Wild about smoothies

Julia Sich drinks weeds daily – and recommends their health-giving properties. She is taking a Foraging for Free Food workshop on Saturday, March 16 in Papamoa. Full details on the events page. Now, read on …

When Julia Sich offers a glass of thick, green liquid and says it is freshly made from weeds my good upbringing kicks in. I take a mouthful and taste … banana.

“Many of the nutrient-rich greens are quite bitter,” says Julia, “so I always add at least a banana. We’re so used to sweet tastes now that we shy away from anything bitter but, in the centuries before sugar, tastes were quite different.

“This blend is two cups of weeds, some wheatgrass, two peaches, a plum and a banana.”

Julia Sich and one of her green smoothies. Photo: Sandra Simpson

Julia, who has a diploma in horticulture from Massey University, began to take a closer interest in the plants others call weeds after a serious illness caused a stroke some four years ago.

She discovered the work of Victoria Boutenko, a proponent of raw food and green smoothies, and has been drinking at least one green smoothie a day since 2010.

“I was aghast at how little I knew about these plants, yet research shows they have more nutrients and omega 3 oil than cultivated leafy greens.”

Julia says that by using a blender to make a drink, the cell walls of the plants are broken down and nutrients released, with antioxidants and fibre retained. Using a juicer produces a less optimum result.

“Drinking the plants allows the body to absorb more of the goodness than eating them and much more than we are able to take in from a supplement,” she says.

The tops of carrots, wild or cultivated and red clover are just two of the ‘weeds’ that can be used as food, Julia says. Photo: Sandra Simpson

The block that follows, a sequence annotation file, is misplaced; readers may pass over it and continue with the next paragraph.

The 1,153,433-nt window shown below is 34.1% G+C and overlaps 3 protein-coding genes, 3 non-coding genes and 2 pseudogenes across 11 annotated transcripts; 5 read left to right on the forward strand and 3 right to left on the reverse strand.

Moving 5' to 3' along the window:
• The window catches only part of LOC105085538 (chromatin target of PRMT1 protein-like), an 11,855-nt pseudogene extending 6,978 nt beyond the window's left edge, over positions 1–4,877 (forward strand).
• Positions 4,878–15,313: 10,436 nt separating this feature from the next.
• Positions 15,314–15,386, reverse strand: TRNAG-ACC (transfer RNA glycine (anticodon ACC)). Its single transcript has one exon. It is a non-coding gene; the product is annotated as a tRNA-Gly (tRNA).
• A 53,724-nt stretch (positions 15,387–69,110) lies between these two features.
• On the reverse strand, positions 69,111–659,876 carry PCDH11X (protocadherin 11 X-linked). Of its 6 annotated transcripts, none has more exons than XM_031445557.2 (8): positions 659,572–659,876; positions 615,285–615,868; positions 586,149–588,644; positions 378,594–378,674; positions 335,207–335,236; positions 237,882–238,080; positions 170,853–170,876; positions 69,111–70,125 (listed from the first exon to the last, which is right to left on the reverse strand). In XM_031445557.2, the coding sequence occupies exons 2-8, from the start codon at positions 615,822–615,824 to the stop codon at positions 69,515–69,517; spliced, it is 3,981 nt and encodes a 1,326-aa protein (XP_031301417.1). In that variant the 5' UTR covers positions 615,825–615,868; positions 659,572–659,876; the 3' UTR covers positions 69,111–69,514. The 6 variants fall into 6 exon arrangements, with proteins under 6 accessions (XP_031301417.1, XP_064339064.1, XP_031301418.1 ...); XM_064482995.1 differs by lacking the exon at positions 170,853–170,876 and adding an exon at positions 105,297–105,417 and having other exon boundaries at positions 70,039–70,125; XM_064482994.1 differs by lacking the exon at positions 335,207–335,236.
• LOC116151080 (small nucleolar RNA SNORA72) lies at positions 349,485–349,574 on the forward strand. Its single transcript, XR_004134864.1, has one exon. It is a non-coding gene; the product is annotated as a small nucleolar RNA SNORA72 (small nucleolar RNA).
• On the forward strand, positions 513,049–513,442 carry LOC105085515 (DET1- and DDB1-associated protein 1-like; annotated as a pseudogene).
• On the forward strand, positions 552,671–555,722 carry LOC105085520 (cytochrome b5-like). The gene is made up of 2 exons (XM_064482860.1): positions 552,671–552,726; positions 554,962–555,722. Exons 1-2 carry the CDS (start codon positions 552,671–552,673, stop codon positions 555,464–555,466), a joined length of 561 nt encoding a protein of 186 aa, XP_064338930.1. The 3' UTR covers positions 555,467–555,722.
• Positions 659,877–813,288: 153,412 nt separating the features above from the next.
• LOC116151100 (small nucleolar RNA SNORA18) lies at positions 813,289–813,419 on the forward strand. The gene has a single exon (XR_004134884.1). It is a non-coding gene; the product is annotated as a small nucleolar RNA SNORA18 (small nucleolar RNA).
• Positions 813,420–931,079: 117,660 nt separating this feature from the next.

A walk around Julia’s garden is a guided tour of an alternative food source – chickweed, dandelion, three types of plantain, speedwell, wild sorrel and amaranth, red clover, fat hen, cleavers (bidibid) and, to her delight, purslane (wild portulaca).

“Until recently I didn’t have it so I was very excited when I saw two small plants – my husband’s not allowed to pull out the one in the terrace.”

Every 1 gram of purslane, Julia says, contains 4mg of omega 3, compared with 0.89mg in a gram of spinach.

Wild portulaca. Photo: Sandra Simpson

“Weeds grow exuberantly and we don’t have to do anything, even plant them. They are all nutrition but most people either pull them out or spray them.”

This article originally appeared in the Bay of Plenty Times and appears here with permission. It has been edited slightly for relevance.



2 thoughts on “Wild about smoothies

  1. It’s so great that you pick plants from your garden to make green smoothies! I do green smoothies too, but my greens come from Whole Foods Market. I’d like to have a garden, but I don’t have enough space to start one. Thanks for the post!

    • Hello Celeste,

      Thanks for dropping by. I take it from the Whole Foods reference that you’re in the US. Hope you enjoy this New Zealand-based blog.

Leave a Reply

Fill in your details below or click an icon to log in:

WordPress.com Logo

You are commenting using your WordPress.com account. Log Out /  Change )

Google+ photo

You are commenting using your Google+ account. Log Out /  Change )

Twitter picture

You are commenting using your Twitter account. Log Out /  Change )

Facebook photo

You are commenting using your Facebook account. Log Out /  Change )


Connecting to %s